Wednesday, May 19, 2010

Yeast Infections, Antibiotics and Chinese Medicine

By Eric Aufdencamp, D.O.M., L.Ac.

Chinese medicine is very successful at treating yeast infections. The most effective way to treat yeast infections is to create an environment in which the yeast cannot reproduce. An overgrowth of a yeast-like fungus, called candida albicans, can result in conditions such as vaginal yeast infections, fatigue and digestive disorders.

Candida are naturally occurring cells found on the skin and on the mucous membranes. They only cause infections when they multiply due to the absence of beneficial bacteria. When found in the mouth, usually in infants, it is called thrush. It can occur on the skin in infants as "diaper rash" or in the vagina as vaginal yeast infections.

A primary cause is the use of antibiotics, which are used to kill harmful bacteria, but also end up eradicating beneficial bacteria. Other medications that contribute to yeast overgrowth include: hormone replacement therapy, oral contraceptives, chemotherapy, and cortico-steroids.

Anti-fungal medication is usually prescribed, and the use of antibiotics, as well as any medications that contribute to this condition, are discontinued during this time, if at all possible. Often, once anti-fungals are discontinued, the symptoms will recur. This illustrates the necessity to approach not just the symptom of the yeast, but also the underlying cause.

Chinese medicine always aims at treating the source of disease. Any overgrowth of heavy, thick fluids is "phlegm" or "dampness." When it combines with "heat," it is called "damp-heat" or "phlegm-heat." Dampness or phlegm is always considered a symptom, and the root cause of the dampness needs to be addressed for effective treatment.

In Chinese medicine, the Spleen transforms and transports the foods and fluids we eat. When it is weak, the normal fluids of the body become pathological, creating dampness or phlegm. If the discharge is thick and white, with little smell, then it has not yet combined with heat. If it is strong-smelling, yellowish and burning, then it has become "hot."

Acupuncture, herbs and dietary therapy all work toward strengthening the body so that heat is cleared, dampness is eliminated, and the food and fluids are transformed.

Dietary Therapy

Foods that contribute to dampness include:
alcohol, greasy and fried foods, sugar, juices, fruits (especially tropical), peanuts, dairy products, fermented foods, and wheat-based products such as pasta and breads.

Foods that help eliminate dampness include: vegetables, especially dark, leafy greens; beans like mung beans, adzuki, and lentils; grains, including millet, basmati or jasmine rice, and barley.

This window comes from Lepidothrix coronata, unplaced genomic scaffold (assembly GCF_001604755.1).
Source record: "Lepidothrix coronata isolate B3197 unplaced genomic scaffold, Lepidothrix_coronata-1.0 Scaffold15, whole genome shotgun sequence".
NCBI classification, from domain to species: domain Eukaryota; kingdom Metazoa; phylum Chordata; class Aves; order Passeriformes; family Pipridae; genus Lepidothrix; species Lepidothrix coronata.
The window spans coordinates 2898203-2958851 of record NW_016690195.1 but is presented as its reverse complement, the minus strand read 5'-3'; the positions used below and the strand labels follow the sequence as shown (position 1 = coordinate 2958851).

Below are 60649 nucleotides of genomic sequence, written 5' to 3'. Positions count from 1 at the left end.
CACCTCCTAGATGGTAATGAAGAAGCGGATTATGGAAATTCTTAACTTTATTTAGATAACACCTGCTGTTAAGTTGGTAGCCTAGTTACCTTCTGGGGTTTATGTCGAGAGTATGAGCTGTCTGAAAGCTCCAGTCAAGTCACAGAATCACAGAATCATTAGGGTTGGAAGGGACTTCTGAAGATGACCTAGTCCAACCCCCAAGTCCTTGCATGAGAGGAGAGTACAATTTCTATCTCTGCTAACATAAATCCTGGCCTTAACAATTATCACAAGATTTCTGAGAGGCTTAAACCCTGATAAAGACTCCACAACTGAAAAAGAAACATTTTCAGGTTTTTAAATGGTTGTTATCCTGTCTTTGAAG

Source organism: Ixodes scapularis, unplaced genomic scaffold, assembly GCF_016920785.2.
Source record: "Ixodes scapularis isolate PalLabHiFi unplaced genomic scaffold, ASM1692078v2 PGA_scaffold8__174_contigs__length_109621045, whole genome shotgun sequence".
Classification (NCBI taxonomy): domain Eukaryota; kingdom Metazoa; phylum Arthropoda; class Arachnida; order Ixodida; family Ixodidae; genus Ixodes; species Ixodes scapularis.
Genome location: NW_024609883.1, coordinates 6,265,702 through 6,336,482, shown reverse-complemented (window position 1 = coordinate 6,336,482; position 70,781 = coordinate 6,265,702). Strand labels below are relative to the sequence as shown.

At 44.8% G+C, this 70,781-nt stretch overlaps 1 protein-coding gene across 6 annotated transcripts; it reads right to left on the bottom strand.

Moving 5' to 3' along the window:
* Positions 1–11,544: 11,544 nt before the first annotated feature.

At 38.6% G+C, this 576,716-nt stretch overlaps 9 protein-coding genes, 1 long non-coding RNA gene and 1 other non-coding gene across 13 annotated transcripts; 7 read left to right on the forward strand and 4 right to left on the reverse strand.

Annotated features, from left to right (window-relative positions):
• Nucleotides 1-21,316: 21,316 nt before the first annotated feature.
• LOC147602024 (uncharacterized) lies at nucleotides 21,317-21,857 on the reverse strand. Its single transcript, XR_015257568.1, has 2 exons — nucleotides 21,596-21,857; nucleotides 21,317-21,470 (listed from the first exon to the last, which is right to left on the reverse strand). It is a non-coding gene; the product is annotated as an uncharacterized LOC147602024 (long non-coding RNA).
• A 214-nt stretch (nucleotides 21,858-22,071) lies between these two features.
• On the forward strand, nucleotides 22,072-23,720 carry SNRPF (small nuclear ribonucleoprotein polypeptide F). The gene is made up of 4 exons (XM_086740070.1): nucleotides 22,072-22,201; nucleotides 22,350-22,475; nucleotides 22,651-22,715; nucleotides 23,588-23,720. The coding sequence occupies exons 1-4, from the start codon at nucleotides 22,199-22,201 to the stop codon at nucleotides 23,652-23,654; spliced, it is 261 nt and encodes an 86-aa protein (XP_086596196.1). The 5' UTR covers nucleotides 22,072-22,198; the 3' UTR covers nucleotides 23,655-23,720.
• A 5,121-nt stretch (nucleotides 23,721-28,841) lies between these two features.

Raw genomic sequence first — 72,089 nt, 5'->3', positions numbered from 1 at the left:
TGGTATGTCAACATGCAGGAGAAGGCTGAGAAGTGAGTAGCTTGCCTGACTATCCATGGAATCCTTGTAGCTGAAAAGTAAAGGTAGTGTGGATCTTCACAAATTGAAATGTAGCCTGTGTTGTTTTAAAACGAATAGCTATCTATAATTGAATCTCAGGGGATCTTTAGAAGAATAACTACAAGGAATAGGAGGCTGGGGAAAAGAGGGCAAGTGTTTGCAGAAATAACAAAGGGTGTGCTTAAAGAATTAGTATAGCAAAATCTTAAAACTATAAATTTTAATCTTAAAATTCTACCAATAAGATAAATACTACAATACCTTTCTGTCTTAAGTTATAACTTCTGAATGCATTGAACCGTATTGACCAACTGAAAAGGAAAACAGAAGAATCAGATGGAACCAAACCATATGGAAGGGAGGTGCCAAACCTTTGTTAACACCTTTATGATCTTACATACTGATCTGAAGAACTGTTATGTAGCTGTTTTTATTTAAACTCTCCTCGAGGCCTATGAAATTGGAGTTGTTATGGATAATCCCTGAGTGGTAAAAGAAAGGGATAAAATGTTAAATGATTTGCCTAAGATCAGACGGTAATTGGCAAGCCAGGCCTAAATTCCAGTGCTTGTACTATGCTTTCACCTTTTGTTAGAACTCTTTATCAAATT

Herbal Therapy

Once a diagnosis is made, a formula can be prescribed to address the specific cause of your condition. Additionally, a vaginal herbal douche can be made and applied at home for more immediate relief. Yin Care wash, a pre-made herbal solution, can also be used as a vaginal douche at home.

Stress, whether chronic or acute, weakens the immune system, disrupting the natural balance of the body. This may be a contributing factor for recurrent yeast infections. Relaxation techniques and slowing down are important for strengthening the immune system.

Acupuncture, herbal medicine and dietary therapy are all important components for effectively treating and preventing yeast infections.

Wednesday, May 12, 2010

Gardening: What Is Cultivated By Us Is Also Cultivated Within Us

By Rachel Nowakowski, L.Ac.

After a long winter indoors, many of us are ready to reconnect with nature and get the garden started. In addition to creating beauty around us, we can use gardening as an opportunity to cultivate a balanced life. Self-cultivation comes through awareness of our daily thoughts and actions and the simple act of tending a garden can be one way to practice. Think about how you feel when in a beautiful garden: relaxed, quiet, tranquil. Gardening can help us achieve that feeling in our daily lives.

For centuries, gardens have been sacred places of meditation and prayer. In the spiritual traditions of the east, Taoist gardeners use garden design as a means of self-development through their connection with nature. The Tao Te Ching, written in the 6th century BC, discusses the cycles of yin (dormancy) and yang (action). In the garden, we see the yin aspect of this cycle as plants hold their energy inward at the roots to rest for winter. As the days warm up, the yang energy is seen in everything blooming and coming back to life. When we observe nature’s phases, we are reminded that we should balance our hectic schedules with time for rest and renewal.